TABLE 3Adjusted odds ratios and the 95% CI from the multivariable analysis for factors that attained statistical significance
Variable (number with missing data)
Multivariable analysis adjusted odds ratio (95% CI) for 10,692 subjects that included only records with complete data
Of note, the hospital where the birth occurred no longer showed any association with TFPL. That is, once the maternal, fetal, and clinician variables were considered, the hospital of birth had no effect on the rate of TFPL.
We did not use distinct predetermined cutoffs for the continuous variables. In this method, the OR for TFPL between 2 specific levels of a continuous variable was given by the OR for that variable raised to the power of the difference, that is OR Δ, where Δ was the difference between the 2 specific levels. For example, the OR for 2 situations in which 1 baby weighs 500 g more than another is given by OR for birthweight: 1.002, raised to 500, or 1.002500 or 2.72.
The Figure shows the results from the CART analysis. The following descriptions highlight certain positions on these branches to illustrate key aspects of CART.
The tree begins at position A; the rate of TFPL was 3.5% in the entire study population.
Position B shows that the use of episiotomy was the single most discriminating factor. In the absence of episiotomy, the rate of TFPL was 2.2 %; whereas in the presence of an episiotomy, the rate rose to 15.2%. It is important to point out that the use of episiotomy reflects a host of conditions and preferences that are known to the delivering clinician and include some conditions and preferences that are not covered explicitly in this analysis. For example, the state of the fetal heart rate at that moment and nulliparity are 2 of many considerations that could influence clinicians to do an episiotomy. The CART technique was not given information about the current fetal heart rate, but it did have access to parity information. It is certainly plausible that both may have influenced the clinical decision to do an episiotomy. However, with respect to the task of most efficiently partitioning the study group into those with and without TFPL based on the 16 selected variables, the presence or absence of episiotomy was the most discriminating factor. In the absence of an episiotomy, the only other factor that provided additional discrimination with respect to TFPL was the duration of second stage (positions C and D).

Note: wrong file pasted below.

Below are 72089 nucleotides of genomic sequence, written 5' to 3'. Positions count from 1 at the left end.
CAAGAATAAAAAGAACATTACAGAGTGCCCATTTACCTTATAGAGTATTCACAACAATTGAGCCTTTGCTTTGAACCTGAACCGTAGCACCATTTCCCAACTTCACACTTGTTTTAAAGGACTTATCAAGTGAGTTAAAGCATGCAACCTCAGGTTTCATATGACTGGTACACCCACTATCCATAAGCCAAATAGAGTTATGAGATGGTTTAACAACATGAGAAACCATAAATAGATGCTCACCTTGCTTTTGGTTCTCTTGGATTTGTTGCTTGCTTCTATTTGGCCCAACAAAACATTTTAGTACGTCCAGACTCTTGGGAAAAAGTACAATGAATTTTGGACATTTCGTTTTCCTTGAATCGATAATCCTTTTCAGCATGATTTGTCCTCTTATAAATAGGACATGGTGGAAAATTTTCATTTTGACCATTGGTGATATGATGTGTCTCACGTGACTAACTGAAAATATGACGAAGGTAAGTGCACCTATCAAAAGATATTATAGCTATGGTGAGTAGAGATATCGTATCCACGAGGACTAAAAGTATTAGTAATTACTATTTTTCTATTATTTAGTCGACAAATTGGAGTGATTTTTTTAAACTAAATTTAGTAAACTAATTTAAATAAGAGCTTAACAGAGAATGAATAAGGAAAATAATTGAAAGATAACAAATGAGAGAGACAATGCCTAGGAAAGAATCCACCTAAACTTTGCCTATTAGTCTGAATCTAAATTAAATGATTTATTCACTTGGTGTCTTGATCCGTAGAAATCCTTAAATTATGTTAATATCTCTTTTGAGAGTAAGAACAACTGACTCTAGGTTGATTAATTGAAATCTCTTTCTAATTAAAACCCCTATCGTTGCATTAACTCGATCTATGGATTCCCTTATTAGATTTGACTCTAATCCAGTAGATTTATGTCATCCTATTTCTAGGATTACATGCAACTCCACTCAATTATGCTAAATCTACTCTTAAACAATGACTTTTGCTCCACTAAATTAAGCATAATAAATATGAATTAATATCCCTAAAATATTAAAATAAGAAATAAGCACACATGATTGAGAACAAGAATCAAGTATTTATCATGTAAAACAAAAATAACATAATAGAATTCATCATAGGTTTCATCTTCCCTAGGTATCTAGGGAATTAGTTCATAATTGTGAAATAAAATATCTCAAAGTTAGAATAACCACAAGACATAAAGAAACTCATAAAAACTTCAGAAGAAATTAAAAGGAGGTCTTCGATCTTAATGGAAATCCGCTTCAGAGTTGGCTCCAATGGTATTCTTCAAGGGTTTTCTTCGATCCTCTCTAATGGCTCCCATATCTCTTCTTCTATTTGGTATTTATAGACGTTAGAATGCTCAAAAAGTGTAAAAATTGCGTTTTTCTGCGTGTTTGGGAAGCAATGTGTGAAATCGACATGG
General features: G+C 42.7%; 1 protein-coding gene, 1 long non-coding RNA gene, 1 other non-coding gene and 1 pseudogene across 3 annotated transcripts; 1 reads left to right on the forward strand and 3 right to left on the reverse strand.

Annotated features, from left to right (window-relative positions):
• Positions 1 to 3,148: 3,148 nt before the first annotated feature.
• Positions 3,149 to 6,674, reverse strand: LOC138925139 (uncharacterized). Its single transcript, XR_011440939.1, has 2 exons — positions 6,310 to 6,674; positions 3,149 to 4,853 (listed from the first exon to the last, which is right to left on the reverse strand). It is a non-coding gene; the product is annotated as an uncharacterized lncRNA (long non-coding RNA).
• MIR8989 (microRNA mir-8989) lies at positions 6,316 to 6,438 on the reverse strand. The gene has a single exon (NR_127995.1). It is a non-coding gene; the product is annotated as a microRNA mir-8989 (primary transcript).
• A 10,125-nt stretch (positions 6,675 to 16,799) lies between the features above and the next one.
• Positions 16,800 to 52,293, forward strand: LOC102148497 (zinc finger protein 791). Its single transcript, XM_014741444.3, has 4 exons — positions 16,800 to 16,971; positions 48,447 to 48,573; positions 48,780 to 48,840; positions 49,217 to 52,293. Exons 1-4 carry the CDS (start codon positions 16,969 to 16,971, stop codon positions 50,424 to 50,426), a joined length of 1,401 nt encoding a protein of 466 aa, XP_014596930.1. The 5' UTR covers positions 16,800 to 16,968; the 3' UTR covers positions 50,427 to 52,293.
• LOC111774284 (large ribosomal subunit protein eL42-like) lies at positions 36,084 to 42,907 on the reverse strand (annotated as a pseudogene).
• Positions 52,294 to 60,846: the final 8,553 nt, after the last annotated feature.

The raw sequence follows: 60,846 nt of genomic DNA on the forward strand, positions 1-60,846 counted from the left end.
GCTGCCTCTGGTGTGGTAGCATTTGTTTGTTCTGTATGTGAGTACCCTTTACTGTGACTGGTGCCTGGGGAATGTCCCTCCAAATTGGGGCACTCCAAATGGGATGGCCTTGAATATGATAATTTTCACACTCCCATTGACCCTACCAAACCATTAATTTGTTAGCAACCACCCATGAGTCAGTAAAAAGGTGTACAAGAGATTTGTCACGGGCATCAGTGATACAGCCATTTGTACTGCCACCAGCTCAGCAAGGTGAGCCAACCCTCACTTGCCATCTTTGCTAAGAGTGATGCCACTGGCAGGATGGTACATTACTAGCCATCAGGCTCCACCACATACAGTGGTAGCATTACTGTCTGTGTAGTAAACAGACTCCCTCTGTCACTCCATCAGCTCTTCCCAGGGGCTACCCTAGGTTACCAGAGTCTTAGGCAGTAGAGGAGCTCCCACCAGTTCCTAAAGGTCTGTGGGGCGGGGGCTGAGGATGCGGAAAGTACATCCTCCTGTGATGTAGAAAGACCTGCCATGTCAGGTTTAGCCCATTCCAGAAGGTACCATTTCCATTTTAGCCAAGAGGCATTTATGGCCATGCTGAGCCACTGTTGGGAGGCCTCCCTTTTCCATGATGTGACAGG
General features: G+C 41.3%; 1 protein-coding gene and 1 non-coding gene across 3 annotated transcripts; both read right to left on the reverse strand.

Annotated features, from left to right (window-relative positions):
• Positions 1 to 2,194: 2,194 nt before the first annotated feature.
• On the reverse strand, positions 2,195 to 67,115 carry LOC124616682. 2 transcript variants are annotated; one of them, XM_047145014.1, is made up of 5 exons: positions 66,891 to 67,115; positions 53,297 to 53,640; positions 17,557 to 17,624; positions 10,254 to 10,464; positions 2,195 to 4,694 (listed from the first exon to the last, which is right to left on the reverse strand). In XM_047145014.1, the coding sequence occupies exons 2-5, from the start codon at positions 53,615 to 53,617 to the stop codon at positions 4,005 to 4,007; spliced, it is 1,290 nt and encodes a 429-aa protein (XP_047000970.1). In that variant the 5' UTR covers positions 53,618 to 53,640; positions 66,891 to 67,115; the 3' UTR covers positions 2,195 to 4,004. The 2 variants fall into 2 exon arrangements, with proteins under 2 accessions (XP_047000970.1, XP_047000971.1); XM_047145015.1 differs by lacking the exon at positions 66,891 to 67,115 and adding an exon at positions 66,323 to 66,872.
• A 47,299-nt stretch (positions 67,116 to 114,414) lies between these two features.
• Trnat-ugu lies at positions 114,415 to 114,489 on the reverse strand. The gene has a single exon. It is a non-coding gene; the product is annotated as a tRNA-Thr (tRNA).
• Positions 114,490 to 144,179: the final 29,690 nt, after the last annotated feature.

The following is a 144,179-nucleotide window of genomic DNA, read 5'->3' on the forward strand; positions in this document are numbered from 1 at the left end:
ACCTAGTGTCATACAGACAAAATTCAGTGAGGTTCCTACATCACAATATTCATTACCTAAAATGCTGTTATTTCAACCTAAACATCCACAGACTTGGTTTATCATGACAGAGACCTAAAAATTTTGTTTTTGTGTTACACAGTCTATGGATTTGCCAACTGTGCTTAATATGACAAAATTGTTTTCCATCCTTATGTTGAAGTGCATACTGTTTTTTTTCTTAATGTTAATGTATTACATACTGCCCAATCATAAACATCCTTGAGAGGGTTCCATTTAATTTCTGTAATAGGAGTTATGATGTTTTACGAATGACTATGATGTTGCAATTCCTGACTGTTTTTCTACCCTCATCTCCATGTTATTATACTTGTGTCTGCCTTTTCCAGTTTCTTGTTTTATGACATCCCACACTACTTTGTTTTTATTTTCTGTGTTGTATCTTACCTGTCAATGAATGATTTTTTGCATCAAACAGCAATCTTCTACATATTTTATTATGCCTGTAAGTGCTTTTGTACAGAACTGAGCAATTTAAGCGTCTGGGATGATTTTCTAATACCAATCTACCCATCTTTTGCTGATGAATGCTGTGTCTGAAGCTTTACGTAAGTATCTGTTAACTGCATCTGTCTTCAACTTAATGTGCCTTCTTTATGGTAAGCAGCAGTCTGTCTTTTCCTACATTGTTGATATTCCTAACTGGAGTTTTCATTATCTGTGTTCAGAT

Following down the branch “with episiotomy,” the next most discriminating factor was the use of vacuum, which was associated with a 28.3% rate of TFPL (position E), compared with 11.1% when delivery occurred without vacuum (position F). The effect seen with use of forceps is demonstrated at (positions G and H).
The variables birthweight and second-stage duration appear in multiple branches, but with different thresholds. At each junction, CART not only searches for the next most discriminating variable but also for its optimal threshold if that variable is continuous. For example, the 4312-g threshold for birthweight with use of vacuum (position I) is much higher than the 3634 g threshold that is seen with the use of forceps (position J). These cutoff points must be viewed with reason by clinicians. Clearly, being close to the threshold is not the same as being far from it.
Some variables (nulliparity and maternal height) that have been found to be significant in the multiple regression analysis were not identified to form nodes with the tree approach. As explained previously the role of these factors may be buried within others.
Three terminal nodes (positions K, L, and M), also named leaves of the tree, show extreme rates of TFPL. Position K, which is defined by the use of vacuum with an episiotomy and a baby who weighs >4312 g, occurs rarely; however, when it does happen, all mothers experience a TFPL. TFPL rates of 68.9% (position L) and 51.3% (position M) leaves are also excessive.
Defining leaves and their associated complication rates demonstrates how CART can provide useful information to help choose if and when to do an episiotomy or use vacuum or forceps. For instance, a clinician might notice that the leaf that is defined by a second stage of >116.5 minutes without an episiotomy has a rate of TFPL of 8.9%. It may be tempting to shorten that second stage with an episiotomy. This would result in a lower rate of TFPL only if the patient with an episiotomy ends up in 2 other leaves, a spontaneous delivery with a second stage of <90.5 minutes where the rate of TFPL was 7.8%, or that very rare leaf of 15 mothers for whom delivery occurs with forceps in a baby who weighs <3634 g. All other leaves in the episiotomy branch have higher rates of TFPL.